Everest Base Camp – Boots ‘n All
Ready for The Next Hike" © 2010 Alan Levine, used under a Creative Commons Attribution license: http://creativecommons.org/licenses/by/2.0/deed.en
- what you do need is for them to be waterproof – If choosing a fabric boot, look for gore-tex which is the best finish to achieve this.
- Another vital factor you need to consider is a good grip on the sole – preferably Vibram or equivalent.
- The last point is support; in conditions trekking Everest Base Camp you will really need good ankle support so it’s best not to use approach shoes.
Maybe you thought that taking the plunge and finally making the commitment to trek to the foot of one of history’s most famous mountains was the hard part. Wrong. That’s just the beginning. Tackling an adventure to Everest Base Camp, trekking some of the most arduous terrain in the world, is not like heading out for a three-day hike in the Lakes District. Everest is the real deal and only the foolish would try to succeed without training and preparation. So, when is a boot not a boot? When it’s a hiking boot! There are so many different types of hiking boots out there, but it is imperative you choose the right one for the job; and if the job is Everest Base Camp trekking, here are some tips of what you should be looking for.
Your Boots – Your New Best Friend
One of the first things you need to do even before you start training is to choose your hiking boots – they will need to be your constant training companions and should be worn-in so that they feel like a second skin by the time you set off. Buy them well in advance of your trek to ensure they are completely moulded to your own fit. (A good shop will often let you wear your boots indoors at home to test for comfort level).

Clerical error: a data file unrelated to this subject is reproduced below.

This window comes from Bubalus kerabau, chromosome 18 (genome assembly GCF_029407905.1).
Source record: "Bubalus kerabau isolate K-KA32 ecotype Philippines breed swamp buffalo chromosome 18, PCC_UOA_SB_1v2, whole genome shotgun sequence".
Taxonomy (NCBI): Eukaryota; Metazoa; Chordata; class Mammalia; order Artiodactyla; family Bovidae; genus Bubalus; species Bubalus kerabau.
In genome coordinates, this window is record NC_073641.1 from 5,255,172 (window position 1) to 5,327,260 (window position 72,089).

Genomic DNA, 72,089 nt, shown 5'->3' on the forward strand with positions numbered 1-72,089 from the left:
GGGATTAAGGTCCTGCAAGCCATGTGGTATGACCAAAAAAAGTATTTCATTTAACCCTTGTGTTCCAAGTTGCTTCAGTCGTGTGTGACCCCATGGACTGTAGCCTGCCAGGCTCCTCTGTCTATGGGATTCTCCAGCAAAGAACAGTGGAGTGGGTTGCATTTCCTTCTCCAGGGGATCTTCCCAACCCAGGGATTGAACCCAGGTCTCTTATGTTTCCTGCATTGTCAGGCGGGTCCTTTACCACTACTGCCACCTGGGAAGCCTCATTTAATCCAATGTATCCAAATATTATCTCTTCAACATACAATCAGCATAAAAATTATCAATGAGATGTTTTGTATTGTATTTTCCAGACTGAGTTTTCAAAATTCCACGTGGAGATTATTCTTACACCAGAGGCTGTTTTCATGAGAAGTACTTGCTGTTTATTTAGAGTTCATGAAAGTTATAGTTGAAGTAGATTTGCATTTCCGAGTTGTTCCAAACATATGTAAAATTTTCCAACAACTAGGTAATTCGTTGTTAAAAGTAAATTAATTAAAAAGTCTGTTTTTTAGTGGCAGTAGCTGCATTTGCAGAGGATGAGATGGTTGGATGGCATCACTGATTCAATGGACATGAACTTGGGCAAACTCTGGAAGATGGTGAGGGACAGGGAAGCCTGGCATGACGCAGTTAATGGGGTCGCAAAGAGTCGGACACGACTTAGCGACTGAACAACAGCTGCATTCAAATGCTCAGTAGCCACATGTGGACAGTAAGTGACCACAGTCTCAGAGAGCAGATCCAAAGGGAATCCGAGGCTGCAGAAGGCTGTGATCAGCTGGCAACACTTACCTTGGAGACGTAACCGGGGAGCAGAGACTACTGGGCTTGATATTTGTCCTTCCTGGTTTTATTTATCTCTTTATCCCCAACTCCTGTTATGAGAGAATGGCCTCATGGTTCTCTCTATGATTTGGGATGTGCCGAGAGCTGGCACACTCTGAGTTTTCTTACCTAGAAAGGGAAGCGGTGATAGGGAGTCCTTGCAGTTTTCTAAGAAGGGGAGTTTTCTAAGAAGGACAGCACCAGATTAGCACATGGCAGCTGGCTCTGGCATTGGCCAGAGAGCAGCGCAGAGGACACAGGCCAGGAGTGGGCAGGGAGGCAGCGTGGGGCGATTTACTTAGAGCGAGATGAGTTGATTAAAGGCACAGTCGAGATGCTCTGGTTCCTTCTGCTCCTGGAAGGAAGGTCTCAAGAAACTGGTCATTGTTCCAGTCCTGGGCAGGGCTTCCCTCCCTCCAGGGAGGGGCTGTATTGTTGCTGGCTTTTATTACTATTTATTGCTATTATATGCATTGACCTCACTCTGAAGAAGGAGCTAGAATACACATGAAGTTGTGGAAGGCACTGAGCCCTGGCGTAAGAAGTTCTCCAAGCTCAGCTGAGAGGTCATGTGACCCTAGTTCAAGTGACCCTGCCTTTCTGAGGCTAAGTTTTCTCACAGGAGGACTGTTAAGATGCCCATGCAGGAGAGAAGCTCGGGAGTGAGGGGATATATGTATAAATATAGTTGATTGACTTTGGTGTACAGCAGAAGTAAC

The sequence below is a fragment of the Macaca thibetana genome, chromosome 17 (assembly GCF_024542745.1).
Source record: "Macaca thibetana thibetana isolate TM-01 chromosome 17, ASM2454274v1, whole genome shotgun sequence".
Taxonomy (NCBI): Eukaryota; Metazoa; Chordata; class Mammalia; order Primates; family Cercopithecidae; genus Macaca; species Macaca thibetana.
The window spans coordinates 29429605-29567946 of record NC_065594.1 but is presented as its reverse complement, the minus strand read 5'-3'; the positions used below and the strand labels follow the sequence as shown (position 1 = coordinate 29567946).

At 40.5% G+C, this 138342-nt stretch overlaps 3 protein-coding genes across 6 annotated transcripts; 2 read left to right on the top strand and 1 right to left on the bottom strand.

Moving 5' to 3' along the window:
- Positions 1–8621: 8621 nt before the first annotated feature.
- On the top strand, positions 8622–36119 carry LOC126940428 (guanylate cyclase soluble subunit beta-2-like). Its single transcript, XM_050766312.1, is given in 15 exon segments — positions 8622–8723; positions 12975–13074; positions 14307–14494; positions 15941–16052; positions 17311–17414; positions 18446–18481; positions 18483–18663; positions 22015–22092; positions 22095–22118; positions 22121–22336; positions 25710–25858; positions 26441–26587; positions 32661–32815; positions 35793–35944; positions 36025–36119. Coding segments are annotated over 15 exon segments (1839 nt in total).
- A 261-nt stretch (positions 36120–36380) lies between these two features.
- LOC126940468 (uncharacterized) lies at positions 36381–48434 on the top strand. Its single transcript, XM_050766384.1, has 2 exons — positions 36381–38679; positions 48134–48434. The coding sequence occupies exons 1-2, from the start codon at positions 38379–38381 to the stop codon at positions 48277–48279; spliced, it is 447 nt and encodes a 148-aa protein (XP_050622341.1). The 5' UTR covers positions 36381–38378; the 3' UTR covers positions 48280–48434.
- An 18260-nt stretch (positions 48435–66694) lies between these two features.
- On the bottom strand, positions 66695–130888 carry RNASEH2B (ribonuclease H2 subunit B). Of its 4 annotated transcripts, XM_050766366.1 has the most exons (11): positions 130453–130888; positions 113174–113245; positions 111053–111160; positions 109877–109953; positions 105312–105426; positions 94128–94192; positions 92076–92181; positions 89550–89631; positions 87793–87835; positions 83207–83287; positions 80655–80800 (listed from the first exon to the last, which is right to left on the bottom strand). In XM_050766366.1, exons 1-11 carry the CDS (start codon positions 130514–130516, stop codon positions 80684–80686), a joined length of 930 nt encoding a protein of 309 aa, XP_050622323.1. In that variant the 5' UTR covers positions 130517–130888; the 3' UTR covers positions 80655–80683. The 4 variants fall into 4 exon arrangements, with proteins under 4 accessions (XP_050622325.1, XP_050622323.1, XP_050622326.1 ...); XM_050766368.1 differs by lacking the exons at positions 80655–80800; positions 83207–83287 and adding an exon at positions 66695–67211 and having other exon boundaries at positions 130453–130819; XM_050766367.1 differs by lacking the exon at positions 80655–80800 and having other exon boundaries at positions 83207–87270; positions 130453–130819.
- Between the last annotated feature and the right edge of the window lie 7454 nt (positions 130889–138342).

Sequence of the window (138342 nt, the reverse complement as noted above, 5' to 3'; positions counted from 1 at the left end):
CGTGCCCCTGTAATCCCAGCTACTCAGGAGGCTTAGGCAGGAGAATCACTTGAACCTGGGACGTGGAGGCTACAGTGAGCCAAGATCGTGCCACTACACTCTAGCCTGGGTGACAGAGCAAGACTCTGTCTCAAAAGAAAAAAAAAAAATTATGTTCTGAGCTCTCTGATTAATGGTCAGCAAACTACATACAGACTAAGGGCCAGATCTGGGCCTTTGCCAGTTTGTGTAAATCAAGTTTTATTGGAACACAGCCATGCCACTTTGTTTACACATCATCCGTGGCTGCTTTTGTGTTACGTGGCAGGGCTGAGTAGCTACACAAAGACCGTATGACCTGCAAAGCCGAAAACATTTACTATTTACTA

Getting the Basics Right
You don’t need heavyweight boots for trekking to Everest Base Camp as the paths are very good and there’s rarely any snow.
Fits Like a Glove...
It should be said that the most important factor in fit is to find a sales assistant who knows what they’re talking about. It will pay you to go to a proper outdoor gear store rather than just try your luck in your local shoe chain, and both your feet should be measured properly for accurate sizing both for length and width. A well-fitting boot will not move around your heel or ankle area, but will still provide your toes with enough room to move when you’re heading downhill for long periods of time on your Everest Base Camp trekking journey. A good guideline is the ‘finger-test. You should be able to slip an index finger down into the back of your boot.